Distributed-in/ distributed-out sensor networks : a new framework to analyze distributed phenomena
Author(s)Christakos, Constantine Kleomenis, 1974-
Massachusetts Institute of Technology. Dept. of Architecture. Program In Media Arts and Sciences
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With a new way of thinking about organizing sensor networks, we demonstrate that we can more easily deploy and program these networks to solve a variety of different problems. We describe sensor networks that can analyze and actuate distributed phenomena without a central coordinator. Previous implementations of sensor networks have approached the problem from the perspective of centralized reporting of distributed events. By contrast, we create a system that allows users to infer the global state from within the sensor network itself, rather than by accessing an outside, central middleware layer. This is accomplished via dynamic creation of clusters of nodes based on application or intent, rather than proximity. The data collected and returned by these clusters is returned directly to the inquirer at his current location. By creating this Distributed-in/Distributed-out (DiDo) system that bypasses a middleware layer, our networks have the principal advantage of being easily configurable and deployable. We show that a system with this structure can solve path problems in a random graph. These graph problems are directly applicable to real-life applications such as discovering escape routes for people in a building with changing pathways. We show that the system is scalable, as reconfiguration requires only local communication.(cont.) To test our assumptions, we build a suite of applications to create different deployment scenarios that model the physical world and set up simulations that allow us to measure performance. Finally, we create a set of simple primitives that serve as a high-level organizing protocol. These primitives can be used to solve different problems with distributed sensors, regardless of the underlying network protocols. The instructions provided by the sensors result in tangible performance improvements when the sensors' instructions are directed to agents within a simulated physical world.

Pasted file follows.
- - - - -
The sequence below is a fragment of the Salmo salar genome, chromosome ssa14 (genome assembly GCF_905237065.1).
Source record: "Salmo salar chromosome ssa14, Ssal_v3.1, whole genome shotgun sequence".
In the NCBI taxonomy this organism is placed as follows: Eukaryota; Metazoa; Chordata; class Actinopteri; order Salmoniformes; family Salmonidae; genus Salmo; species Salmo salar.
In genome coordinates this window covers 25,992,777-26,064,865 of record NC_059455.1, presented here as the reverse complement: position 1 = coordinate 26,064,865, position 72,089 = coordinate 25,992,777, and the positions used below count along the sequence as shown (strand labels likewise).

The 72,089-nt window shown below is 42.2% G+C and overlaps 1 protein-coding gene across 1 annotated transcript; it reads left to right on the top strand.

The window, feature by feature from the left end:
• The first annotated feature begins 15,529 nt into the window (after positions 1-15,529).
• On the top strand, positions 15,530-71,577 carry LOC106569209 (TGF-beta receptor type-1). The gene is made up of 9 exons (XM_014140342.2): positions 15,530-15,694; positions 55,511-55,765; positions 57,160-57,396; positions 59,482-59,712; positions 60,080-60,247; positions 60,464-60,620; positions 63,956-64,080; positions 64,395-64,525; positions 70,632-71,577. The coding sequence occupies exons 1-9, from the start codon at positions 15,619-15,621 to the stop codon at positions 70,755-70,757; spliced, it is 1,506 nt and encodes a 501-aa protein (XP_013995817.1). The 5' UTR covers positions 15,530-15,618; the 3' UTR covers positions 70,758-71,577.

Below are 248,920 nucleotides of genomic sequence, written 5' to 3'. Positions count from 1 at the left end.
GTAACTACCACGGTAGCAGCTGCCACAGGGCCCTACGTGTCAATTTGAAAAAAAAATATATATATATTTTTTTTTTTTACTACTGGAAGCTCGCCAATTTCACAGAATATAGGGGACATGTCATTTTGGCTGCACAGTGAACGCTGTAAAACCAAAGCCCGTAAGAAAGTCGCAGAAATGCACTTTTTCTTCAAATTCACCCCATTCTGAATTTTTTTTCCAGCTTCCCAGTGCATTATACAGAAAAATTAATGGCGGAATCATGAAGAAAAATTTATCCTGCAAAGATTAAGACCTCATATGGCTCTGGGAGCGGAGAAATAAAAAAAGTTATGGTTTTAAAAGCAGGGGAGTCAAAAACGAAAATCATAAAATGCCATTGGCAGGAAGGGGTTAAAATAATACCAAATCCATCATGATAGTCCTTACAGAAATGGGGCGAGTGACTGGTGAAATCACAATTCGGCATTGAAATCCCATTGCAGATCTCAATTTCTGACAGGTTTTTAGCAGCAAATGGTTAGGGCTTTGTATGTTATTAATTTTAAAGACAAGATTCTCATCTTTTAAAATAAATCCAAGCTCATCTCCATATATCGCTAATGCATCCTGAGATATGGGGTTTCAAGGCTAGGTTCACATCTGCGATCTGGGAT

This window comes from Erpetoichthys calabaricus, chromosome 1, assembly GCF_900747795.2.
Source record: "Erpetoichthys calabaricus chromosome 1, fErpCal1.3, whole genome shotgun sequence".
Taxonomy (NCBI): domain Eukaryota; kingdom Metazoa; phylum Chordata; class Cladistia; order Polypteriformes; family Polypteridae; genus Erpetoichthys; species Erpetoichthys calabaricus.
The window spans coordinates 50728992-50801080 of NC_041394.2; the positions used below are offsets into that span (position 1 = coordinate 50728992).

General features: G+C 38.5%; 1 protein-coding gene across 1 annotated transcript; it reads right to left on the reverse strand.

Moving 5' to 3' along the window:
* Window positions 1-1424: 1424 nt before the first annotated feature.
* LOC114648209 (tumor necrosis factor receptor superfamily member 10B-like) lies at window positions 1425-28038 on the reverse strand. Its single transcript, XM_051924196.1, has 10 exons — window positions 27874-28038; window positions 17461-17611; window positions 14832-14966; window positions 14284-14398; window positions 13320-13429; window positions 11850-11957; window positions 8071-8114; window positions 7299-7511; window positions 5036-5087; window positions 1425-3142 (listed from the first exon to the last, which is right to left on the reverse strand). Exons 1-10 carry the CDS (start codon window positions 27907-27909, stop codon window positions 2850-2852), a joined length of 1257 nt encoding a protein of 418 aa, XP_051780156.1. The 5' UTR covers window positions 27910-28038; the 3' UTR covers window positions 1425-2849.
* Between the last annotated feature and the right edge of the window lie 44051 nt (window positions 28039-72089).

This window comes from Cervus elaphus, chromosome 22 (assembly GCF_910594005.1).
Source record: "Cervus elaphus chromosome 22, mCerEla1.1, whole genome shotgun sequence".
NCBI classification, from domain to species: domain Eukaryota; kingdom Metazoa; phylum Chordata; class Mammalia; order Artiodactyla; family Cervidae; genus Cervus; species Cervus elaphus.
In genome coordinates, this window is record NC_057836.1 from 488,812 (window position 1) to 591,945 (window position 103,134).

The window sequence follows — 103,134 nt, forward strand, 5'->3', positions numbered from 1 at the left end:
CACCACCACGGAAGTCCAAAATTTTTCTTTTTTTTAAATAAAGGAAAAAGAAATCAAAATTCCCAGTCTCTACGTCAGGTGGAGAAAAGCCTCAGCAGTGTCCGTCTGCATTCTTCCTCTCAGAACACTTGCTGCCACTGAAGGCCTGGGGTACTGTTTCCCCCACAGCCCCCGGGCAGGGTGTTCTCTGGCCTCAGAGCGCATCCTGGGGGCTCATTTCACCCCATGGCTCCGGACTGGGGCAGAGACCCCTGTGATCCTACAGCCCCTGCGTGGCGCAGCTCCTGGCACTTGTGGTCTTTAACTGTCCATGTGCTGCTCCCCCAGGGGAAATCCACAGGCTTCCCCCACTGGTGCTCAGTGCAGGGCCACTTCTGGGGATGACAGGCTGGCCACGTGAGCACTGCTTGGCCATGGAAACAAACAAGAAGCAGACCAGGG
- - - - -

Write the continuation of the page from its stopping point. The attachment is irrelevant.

Thesis (Ph. D.)--Massachusetts Institute of Technology, School of Architecture and Planning, Program in Media Arts and Sciences, 2006.Includes bibliographical references (p. 155-165).
DepartmentProgram in Media Arts and Sciences (Massachusetts Institute of Technology)
Massachusetts Institute of Technology
Architecture. Program In Media Arts and Sciences